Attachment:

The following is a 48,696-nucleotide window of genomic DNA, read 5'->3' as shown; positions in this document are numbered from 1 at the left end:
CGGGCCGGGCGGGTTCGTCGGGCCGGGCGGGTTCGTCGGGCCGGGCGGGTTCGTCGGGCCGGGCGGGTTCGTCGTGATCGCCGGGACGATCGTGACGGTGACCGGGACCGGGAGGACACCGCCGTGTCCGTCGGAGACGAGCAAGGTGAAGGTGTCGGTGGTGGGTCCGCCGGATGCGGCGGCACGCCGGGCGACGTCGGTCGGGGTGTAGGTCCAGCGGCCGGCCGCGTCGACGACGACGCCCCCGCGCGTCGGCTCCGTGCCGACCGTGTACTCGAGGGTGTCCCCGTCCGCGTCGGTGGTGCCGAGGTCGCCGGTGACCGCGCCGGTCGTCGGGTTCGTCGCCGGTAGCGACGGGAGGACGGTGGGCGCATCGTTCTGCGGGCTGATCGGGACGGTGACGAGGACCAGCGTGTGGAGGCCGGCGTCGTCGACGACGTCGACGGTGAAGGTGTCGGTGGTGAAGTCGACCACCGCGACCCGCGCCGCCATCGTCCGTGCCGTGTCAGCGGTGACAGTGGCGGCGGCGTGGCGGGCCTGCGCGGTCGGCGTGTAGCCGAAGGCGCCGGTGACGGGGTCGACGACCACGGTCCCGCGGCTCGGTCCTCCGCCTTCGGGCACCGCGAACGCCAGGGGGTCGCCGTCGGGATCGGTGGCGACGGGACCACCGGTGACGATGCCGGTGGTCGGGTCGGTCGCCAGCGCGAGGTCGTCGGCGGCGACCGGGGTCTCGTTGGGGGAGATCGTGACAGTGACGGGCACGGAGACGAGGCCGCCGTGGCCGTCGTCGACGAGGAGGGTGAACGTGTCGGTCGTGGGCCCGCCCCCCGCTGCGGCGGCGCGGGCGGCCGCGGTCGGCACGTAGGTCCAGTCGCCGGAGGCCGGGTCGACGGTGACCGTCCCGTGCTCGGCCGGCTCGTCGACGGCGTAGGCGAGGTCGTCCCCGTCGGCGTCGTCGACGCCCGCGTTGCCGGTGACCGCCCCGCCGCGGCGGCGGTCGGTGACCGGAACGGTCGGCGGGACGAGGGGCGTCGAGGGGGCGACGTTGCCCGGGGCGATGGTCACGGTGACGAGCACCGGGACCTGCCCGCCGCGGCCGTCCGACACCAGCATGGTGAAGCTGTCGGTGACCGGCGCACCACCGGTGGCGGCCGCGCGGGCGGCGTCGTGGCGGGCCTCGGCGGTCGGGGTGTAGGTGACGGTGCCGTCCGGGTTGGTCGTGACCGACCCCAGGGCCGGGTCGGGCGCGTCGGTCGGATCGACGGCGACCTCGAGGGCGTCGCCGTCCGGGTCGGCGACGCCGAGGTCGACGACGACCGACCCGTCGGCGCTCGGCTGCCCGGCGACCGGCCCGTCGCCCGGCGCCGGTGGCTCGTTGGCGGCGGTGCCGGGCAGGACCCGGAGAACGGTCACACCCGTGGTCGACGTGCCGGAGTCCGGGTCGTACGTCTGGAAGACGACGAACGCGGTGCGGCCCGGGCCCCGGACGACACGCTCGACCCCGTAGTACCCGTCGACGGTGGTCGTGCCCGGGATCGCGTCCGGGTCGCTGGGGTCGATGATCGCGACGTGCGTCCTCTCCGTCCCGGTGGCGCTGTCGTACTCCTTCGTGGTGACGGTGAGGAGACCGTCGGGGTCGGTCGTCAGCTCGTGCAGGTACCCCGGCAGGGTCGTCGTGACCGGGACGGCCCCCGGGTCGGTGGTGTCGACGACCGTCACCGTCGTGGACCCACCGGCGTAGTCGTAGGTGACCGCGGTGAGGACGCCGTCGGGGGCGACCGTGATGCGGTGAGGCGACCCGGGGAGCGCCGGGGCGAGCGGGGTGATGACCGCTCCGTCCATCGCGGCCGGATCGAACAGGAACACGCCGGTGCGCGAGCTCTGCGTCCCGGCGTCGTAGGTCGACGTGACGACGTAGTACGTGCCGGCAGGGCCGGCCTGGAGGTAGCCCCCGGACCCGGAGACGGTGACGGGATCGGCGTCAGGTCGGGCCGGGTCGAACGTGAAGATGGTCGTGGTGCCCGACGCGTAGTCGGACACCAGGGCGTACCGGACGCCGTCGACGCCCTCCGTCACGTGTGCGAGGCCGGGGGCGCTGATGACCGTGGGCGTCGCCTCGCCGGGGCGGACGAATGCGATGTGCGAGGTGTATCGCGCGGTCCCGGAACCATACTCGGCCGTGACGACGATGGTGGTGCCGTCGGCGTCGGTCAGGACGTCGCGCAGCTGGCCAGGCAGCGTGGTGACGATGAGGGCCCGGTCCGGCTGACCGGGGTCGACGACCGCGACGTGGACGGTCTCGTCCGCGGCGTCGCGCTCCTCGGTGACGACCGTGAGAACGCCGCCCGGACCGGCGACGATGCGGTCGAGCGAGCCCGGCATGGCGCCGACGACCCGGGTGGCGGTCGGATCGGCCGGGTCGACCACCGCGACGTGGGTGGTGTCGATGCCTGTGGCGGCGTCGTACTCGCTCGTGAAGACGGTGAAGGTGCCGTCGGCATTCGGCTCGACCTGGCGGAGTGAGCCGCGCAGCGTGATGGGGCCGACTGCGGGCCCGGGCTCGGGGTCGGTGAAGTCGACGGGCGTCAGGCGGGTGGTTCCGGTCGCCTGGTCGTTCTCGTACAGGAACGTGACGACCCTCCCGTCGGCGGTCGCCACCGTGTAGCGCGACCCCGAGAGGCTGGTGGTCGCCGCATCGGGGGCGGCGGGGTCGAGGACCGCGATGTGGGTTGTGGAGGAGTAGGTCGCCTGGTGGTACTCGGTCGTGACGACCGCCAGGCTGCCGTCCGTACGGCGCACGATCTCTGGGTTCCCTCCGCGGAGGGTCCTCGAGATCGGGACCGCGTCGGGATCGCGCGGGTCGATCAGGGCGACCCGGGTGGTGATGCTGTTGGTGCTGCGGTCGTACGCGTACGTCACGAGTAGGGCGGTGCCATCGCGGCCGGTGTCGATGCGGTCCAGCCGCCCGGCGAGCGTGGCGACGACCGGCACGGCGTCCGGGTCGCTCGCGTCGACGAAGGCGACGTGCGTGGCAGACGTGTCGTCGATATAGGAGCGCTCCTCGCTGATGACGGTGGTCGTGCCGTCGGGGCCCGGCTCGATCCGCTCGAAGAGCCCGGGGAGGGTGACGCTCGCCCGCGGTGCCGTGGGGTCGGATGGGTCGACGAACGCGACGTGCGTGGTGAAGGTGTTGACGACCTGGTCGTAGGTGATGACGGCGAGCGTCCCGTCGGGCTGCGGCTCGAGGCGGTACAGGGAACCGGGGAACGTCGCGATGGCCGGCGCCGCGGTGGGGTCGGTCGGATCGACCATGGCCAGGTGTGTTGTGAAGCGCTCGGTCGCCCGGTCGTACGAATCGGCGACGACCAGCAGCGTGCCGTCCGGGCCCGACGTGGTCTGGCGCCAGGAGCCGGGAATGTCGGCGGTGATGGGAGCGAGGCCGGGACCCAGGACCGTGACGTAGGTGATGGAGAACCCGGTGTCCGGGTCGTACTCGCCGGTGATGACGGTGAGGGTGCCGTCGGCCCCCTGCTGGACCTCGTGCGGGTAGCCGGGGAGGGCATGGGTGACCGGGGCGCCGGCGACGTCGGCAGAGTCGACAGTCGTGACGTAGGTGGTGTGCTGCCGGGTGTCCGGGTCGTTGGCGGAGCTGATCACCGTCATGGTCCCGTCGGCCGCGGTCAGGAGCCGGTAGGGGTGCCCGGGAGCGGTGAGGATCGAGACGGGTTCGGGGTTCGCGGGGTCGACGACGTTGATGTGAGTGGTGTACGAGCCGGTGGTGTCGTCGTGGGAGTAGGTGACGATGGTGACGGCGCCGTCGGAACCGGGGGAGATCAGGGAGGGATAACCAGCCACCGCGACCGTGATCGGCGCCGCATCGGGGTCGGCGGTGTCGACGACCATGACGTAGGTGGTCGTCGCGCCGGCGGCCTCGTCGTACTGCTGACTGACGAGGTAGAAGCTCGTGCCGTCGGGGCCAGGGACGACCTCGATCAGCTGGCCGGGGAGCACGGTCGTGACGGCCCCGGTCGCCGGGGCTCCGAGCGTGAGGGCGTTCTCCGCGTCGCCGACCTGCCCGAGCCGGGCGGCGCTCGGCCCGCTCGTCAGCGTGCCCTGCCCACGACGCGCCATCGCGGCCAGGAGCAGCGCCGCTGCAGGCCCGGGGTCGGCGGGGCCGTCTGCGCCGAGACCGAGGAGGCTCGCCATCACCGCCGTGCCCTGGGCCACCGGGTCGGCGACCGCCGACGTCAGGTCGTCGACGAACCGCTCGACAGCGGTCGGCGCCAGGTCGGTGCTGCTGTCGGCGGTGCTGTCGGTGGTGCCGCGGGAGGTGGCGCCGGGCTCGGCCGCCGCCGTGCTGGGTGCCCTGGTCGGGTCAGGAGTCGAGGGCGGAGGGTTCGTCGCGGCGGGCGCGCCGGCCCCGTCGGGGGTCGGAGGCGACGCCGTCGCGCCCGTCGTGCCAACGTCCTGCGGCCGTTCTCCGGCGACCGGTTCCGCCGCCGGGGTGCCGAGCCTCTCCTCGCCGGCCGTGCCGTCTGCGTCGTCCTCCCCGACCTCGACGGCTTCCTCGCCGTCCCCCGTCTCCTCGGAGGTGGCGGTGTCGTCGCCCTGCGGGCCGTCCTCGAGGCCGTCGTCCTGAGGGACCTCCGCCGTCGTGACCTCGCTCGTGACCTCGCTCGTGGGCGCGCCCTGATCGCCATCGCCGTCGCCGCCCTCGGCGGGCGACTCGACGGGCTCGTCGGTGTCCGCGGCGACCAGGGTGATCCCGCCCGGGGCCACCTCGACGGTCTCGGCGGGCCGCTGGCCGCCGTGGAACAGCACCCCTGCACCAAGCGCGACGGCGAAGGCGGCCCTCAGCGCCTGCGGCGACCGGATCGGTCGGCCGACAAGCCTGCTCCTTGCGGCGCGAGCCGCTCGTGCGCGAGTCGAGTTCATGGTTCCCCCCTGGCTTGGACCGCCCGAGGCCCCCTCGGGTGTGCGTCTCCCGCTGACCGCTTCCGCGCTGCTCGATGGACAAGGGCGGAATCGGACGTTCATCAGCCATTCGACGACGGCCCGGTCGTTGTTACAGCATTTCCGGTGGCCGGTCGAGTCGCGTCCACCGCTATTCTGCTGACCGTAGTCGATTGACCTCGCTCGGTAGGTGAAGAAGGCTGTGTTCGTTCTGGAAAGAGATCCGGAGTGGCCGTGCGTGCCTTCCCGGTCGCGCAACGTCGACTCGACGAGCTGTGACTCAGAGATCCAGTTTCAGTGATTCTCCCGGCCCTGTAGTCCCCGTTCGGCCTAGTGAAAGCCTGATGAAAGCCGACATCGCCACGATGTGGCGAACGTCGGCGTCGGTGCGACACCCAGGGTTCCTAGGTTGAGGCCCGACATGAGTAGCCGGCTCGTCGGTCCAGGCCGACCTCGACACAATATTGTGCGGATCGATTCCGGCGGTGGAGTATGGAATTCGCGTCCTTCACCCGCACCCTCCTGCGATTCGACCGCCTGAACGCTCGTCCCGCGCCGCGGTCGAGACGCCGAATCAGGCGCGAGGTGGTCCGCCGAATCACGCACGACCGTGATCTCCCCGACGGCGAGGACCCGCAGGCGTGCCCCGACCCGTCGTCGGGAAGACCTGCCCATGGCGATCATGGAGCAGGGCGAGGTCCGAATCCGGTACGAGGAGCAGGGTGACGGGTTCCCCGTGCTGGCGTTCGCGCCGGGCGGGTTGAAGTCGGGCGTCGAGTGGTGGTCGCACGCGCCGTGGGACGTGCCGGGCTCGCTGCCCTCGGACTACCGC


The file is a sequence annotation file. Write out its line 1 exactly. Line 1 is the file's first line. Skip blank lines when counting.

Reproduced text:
The following is a 48,696-nucleotide window of genomic DNA, read 5'->3' as shown; positions in this document are numbered from 1 at the left end: